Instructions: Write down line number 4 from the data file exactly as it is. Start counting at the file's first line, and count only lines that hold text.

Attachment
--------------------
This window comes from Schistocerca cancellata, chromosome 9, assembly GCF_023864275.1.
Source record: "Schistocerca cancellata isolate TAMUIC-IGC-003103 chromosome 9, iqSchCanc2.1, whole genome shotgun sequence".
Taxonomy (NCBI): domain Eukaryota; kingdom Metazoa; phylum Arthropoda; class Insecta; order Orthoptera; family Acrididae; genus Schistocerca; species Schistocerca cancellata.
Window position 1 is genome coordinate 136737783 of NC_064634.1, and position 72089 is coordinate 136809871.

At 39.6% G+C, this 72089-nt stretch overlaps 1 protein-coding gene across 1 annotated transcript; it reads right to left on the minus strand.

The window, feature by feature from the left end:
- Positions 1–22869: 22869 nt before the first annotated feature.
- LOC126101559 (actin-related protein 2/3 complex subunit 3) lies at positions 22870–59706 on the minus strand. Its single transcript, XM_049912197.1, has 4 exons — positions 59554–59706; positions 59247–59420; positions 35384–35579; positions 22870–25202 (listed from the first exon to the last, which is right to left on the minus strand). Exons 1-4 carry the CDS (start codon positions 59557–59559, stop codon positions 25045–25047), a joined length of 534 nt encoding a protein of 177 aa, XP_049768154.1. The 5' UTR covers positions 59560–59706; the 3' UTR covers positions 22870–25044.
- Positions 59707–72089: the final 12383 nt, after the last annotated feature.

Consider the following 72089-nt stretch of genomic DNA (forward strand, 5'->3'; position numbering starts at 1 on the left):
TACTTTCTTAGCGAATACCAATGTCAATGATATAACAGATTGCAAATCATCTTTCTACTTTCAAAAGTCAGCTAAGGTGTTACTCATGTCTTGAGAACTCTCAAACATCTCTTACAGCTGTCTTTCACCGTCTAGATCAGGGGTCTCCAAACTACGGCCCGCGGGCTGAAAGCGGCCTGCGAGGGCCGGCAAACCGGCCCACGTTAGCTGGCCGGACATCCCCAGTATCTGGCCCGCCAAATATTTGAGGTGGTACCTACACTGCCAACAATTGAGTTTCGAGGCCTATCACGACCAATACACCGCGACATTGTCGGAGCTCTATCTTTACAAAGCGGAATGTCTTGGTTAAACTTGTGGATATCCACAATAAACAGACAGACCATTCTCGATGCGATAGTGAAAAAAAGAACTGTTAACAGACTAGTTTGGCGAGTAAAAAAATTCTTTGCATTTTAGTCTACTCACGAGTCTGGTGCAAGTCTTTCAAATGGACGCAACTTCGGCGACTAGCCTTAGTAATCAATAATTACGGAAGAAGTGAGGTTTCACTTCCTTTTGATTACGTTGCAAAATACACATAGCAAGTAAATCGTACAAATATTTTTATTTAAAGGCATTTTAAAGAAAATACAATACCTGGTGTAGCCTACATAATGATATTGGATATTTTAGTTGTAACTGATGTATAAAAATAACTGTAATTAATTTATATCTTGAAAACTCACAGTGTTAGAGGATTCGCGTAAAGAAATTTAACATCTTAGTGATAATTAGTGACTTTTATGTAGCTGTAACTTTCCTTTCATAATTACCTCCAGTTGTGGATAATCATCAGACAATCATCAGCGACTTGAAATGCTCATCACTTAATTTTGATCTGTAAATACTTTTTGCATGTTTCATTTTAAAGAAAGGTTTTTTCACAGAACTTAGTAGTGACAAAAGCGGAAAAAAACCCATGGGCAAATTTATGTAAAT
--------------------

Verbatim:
Window position 1 is genome coordinate 136737783 of NC_064634.1, and position 72089 is coordinate 136809871.